Al Qaeda leader Amer Azizi seen in control of "Andalusian Clan", note Mali just south of Algeria, the three arrested Mali natives Oumar Issa, Idriss Abdelrahman and Harouna Toure have been flown to NYC..Experts say radicals in; Cairo-7/23/05, London-7/07/05, Cairo-4/07/05, Jeddah US Consualte-12/06/05, Taba Egypt-10/07/04, Riyadh 4/21/04, Madrid-3/11/04, British Consulate Istanbul-11/20/03, Casablanca- 5/16/03, Riydah-4/12/03, New York/Washington-9/11/01, may have followed direct orders from the "Andalusian Clan", which consisted of; Mustafa Nasar (arrested) and Amer Azizi and prior to their deaths, Saleh al-Oufi (used car dealer in Jeddah SA) and Karim Mejjati.

See Washington Post Bio-Obit about Mejjati

See Bio on Amer Azizi

2). 4/11 Bombers Targeted Interpol, Check out the pre-suicide photos of the Algerian bombers 4/11/2007.

This is the official communiqué from Al-Qaeda's Committee in the Islamic Maghreb (Algeria) Published 4/11/2007 to the Internet.

Please note the "Second Target" was the headquarters for Interpol, this is the first time Interpol has ever been targeted or even mentioned by al-Qaeda. All three suicide bombers were driving trucks with in excess of 700kg of explosives.

OK, here again we have to ask where did the 3 trucks come from, and why all of a sudden is al-Qaeda targeting Interpol. Interpol has launched an aggressive attack against stolen cars coming out of Dubai and into Africa starting in early 2006, they are cutting off Al-QAEDA FINANCES,  BILL WARNER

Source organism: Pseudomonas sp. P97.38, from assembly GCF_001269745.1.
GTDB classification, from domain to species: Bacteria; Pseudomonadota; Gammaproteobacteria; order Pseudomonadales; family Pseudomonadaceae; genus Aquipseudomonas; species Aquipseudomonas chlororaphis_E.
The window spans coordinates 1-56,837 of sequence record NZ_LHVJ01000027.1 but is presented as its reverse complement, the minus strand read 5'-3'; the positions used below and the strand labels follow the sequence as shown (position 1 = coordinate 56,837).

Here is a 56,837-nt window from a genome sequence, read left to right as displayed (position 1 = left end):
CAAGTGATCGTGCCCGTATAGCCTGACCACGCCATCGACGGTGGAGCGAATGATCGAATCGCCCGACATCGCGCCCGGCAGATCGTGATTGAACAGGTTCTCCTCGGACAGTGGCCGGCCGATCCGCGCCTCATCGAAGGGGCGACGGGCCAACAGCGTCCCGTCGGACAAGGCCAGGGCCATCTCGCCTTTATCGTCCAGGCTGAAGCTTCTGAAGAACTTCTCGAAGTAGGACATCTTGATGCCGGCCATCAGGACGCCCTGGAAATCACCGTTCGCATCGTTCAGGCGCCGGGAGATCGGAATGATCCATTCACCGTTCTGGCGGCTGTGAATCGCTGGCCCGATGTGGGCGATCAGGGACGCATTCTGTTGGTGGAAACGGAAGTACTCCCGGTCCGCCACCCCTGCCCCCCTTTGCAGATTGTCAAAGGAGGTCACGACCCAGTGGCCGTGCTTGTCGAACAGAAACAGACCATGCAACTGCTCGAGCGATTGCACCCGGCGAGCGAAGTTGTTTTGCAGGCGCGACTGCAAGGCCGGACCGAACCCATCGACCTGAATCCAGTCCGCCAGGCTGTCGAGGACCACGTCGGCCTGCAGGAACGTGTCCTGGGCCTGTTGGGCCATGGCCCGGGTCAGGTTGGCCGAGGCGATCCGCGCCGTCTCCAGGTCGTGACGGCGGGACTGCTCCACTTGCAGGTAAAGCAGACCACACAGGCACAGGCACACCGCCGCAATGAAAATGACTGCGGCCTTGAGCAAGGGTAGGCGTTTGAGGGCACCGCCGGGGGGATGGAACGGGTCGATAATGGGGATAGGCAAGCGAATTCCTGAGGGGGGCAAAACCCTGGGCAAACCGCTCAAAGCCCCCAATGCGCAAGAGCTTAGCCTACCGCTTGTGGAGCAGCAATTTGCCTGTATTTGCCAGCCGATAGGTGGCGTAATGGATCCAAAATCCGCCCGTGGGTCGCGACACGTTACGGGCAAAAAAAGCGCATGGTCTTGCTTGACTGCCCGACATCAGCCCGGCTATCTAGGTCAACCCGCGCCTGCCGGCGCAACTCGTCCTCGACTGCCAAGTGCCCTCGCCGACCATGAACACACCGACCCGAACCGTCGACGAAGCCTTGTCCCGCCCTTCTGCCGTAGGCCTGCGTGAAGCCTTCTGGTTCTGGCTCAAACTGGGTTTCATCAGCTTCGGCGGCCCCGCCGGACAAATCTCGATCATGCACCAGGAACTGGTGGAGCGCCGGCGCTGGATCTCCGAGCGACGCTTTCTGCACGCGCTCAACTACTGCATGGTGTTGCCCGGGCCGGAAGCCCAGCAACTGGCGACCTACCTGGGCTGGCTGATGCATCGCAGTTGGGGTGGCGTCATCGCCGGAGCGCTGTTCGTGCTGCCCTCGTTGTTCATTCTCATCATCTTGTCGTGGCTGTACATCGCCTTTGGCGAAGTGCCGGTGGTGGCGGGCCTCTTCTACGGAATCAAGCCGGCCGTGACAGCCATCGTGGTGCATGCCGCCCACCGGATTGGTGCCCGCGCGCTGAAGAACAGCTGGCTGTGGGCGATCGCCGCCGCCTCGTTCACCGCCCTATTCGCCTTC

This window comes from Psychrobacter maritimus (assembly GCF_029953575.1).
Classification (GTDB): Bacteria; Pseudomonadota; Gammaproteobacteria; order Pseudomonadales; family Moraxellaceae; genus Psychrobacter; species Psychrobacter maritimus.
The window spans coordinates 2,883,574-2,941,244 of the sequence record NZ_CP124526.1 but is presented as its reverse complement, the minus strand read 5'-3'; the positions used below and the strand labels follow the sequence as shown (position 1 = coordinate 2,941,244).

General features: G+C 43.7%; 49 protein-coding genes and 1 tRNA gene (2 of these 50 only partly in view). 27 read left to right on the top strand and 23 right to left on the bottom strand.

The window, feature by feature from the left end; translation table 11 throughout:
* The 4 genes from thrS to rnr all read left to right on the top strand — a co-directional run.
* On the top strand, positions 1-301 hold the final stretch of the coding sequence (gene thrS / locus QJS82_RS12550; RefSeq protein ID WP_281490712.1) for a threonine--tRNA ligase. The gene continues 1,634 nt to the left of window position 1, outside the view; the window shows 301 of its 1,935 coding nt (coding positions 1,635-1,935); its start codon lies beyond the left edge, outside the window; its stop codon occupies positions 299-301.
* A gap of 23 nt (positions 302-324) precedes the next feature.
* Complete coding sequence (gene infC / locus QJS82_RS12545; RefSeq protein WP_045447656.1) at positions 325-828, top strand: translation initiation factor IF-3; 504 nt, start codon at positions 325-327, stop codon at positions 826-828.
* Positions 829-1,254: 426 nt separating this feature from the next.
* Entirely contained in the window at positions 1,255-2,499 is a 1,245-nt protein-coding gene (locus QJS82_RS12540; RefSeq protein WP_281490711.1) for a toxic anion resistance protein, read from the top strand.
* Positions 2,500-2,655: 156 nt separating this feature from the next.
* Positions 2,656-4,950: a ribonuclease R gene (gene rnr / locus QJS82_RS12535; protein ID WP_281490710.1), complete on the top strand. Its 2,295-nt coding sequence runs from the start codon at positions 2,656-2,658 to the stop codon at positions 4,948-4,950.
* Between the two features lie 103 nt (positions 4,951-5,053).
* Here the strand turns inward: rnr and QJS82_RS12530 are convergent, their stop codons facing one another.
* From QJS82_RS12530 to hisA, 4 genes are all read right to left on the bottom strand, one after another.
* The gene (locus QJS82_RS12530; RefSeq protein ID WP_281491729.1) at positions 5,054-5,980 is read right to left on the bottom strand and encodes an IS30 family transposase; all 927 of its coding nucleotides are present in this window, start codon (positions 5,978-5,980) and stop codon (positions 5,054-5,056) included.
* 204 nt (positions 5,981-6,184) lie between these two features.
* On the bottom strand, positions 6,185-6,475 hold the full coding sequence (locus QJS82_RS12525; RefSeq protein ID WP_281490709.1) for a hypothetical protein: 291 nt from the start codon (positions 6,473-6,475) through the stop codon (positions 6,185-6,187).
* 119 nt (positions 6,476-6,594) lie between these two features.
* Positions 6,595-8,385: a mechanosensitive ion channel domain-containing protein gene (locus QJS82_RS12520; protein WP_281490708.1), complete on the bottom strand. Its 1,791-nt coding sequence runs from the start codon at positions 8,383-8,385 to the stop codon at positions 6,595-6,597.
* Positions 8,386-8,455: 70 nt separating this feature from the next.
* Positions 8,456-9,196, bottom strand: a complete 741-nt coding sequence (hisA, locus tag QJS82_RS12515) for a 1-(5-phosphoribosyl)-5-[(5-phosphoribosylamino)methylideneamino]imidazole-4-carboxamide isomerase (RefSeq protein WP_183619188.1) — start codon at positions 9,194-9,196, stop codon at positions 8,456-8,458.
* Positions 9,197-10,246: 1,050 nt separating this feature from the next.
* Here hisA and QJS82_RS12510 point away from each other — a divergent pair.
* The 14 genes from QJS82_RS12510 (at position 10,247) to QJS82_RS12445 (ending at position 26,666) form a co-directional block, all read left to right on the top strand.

3). Amer el-Azizi and the "Andalusian Clan" in Europe (Spain), North Africa (Algeria) and the Middle East;  Amie el-Azizi (‘Uthman al-Andalusi), a 42-year-old Moroccan with Spanish citizenship was also among Algerian jihadist leader Qari al-Suri’s companions from the Madrid period. Amer el-Azizi is a former "emir" of al-Zarqawi in the Iraqi city of Al-Fallujah, until a short time ago the main bastion of the insurgents and Arab terrorists in the Sunni triangle. Amer el-Azizi is a 42-year-old Moroccan terrorist, married to a Spanish woman, is considered by the intelligence services one of the leaders of Al-Qaida in Europe and North Africa. There are two international warrants for the arrest of Amer el-Azizi issued by judges Baltasar Garzon and Juan del Olmo for his suspected involvement in the 9/11 and 3/11 attacks.

el-Azizi has been described as a deputy and envoy for al-Suri, and is suspected of having played a role in the Madrid bombings. Qari Al-Suri also maintained contacts with prominent Saudi Osama bin-Ladin sympathisers such as Khalid Fawwaz and leading Saudi dissidents, such as Saad al-Faqih, the head of the Movement for Islamic Reform in Arabia (MIRA). His contacts also included Riyad al-Uqla (Abu Nabil), the top representative of the Jordan-based al-Tali‘ah al-Muqatilah, and the Syrian businessman Ma’mun Darkanzali, based in the Hamburg district of Uhlenhorst. Darkanzali was later indicted by Spain and the United States on charges of being a key al-Qaida financier in Europe (drugs and stolen cars), and of assisting the 9/11 Hamburg cell.

A Spanish press report in March 2005, citing European antiterrorist services, suggested that al-Suri and his associate Amir Azizi had found permanent refuge in ‘Iranian Kurdistan’, where they headed al-Qaida’s ‘Andalusian clan’, a network of some 100 fighters with experiences from the wars in Bosnia, Afghanistan and Chechnya. This network allegedly ‘extended through North Africa and Europe’, and ‘is planning attacks in Europe’.

4). Al-Qaeda in the Islamic Maghreb (AQIM) or L'Organisation Al-Qaïda au Maghreb Islamique, Formerly Salafist Group for Preaching and Combat or Groupe Salafiste pour la Prédication et le Combat;